Tuesday, August 19, 2014

DUSK DANCES or How I Spent My Summer Vacation

It's coming up to mid-August.  The summer is precariously close to over.

I spent a good chunk of  June, July and early August, rehearsing, and then, dancing, in a piece called INCANDESCENT, choreographed by Kate Franklin and Meredith Thompson.  The work was part of DUSK DANCES, an annual outdoor performance of contemporary dance, now completing its 20th year.  The Toronto leg of the provincial tour, took place in Withrow Park, from August 4-10th.

I was part of a group of about 40 people. Five professional dancers:  Danielle Baskerville, Tyler Gledhill, Molly Johnson, Pugla Muchochoma and Meredith Thompson, were joined onstage, by a crew of enthusiastic non-professionals:  young dancers in training, a few of their parents, some former dancers, a gymnastics teacher, a couple of actors, some retired professionals, and mostly just regular folks, ranging in age from nine to about 79. Together, we committed to spend one night a week and then, ten pretty intense days, teching and performing a show that involved a big dance corps and a community choir.  Our crew only performed in Toronto, although the piece has been staged by other groups, in Vancouver, Peterborough and Haliburton, in other years.

I began my career in the theatre in a similar enterprise. My hometown of Winnipeg has a terrific outdoor musical theatre, Rainbow Stage.  The leads are generally professional actors, and it is a full up professional, unionized theatre.  The chorus is mostly comprised of actors and dancers in training, and a bunch of dedicated amateurs.  Winnipeg is full of well-trained choral singers, music teachers, ballet and modern dance students, who moonlight in musicals and opera choruses.  The results are generally pretty good.

Those summers spent singing, and dancing in the park, the friendships I made, and the lessons I learned about being a performer, drew me to try and spend my adult life in the performing arts.

There are few feelings to compare with the joy of performing for an audience, when it is going well.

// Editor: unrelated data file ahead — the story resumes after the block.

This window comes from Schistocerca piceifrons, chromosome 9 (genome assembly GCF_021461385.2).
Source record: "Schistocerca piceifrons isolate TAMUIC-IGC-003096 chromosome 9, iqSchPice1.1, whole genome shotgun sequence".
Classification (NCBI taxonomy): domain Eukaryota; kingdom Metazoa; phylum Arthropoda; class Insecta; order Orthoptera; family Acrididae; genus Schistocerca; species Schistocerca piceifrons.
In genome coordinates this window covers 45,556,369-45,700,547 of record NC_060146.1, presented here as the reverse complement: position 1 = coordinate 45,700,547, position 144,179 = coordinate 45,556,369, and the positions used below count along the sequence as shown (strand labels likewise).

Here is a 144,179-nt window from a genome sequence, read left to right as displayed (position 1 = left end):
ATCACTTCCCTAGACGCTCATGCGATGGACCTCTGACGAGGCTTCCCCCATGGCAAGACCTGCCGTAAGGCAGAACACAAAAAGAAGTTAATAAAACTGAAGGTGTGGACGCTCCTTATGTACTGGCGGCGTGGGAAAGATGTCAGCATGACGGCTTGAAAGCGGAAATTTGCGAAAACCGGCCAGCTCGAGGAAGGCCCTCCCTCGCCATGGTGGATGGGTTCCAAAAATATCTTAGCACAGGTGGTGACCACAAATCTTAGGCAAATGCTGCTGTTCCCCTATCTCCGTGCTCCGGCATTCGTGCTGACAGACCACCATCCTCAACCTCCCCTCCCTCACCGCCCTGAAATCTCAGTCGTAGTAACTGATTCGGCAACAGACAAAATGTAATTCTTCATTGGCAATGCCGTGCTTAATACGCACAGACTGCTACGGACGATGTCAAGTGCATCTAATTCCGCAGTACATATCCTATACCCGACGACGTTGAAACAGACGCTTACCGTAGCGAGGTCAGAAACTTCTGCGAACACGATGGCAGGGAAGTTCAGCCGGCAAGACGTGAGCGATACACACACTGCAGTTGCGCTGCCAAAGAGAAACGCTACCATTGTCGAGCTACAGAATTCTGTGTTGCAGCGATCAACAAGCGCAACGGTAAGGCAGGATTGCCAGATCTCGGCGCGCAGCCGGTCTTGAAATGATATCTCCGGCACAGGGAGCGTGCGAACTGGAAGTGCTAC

I've been way-laid, and sidetracked a few times, but performing remains one of my happy places, and dancing in the chorus of  INCANDESCENT last week, again reminded me of the fun of being in the chorus of a big show, free of the worries of producing or taking the lead, just being there for the joy of dancing with, and for other people.

One of the reasons I decided to participate in DUSK DANCES, was to challenge myself to learn choreography, something I haven't had to do, without singing at the same time, in many, many years.

The nine-year olds can learn anything in a hurry, it seemed.  Me, not so much! My middle-aged brain and body got a decent work-out from the process of memorizing those dance sequences, not just with my brain, but with, and in, my body.  Believe me, repetition IS good. Finally getting it down cold, felt like a real accomplishment.

As I looked around the bar at our closing night party, I thought about all the other closing nights I've attended, and how I cherish the sense of community and camaraderie, among those who share a love of dance and theatre. There had been great pre-show conversations, pub nights, a pot-luck picnic, daily emails, a pre-show happy dance with sparklers, and daily quotes of inspiration, pre-performance, from Meredith and Kate. Old friends came to see me dance.  There were lots of post-show hugs. The after-glow from all that shared joy onstage, and off, kept me warm on the late-night bike rides home.

That week dancing in the park felt blessed. We got good press!  The predicted rain held off.  My first great niece arrived safely into the world on the Wednesday, a moment of great joy.  On the last night, a full moon rose high above us, when we carried our candle-lit jars into the field to begin the dance, one last time.

INCANDESCENT needs to take place at twilight.  We lost two minutes of light each evening.  In a week, it would have been be too dark to perform the piece at 9:15 PM.

Time and live performance are both exquisitely, and achingly ephemeral. I keep my programs. My opening night card from Meredith and Kate is still on my dresser. This time, I even bought a t-shirt.

Really, what I have to keep from all my years of performing, are the memories of the happiness I've felt when doing it, and the memories of the happiness I shared with others, who were present for those moments, either onstage, or backstage with me, or in the house.  Whether I'm in the audience, or on the stage, I leave the theatre, holding only a few pieces of paper, my memories and my thoughts.

Our revels now have ended. As the end of summer, 2014 draws to a close, the memories I have of my warm nights spent dusk dancing in Withrow Park, are cherished, and will be for years to come.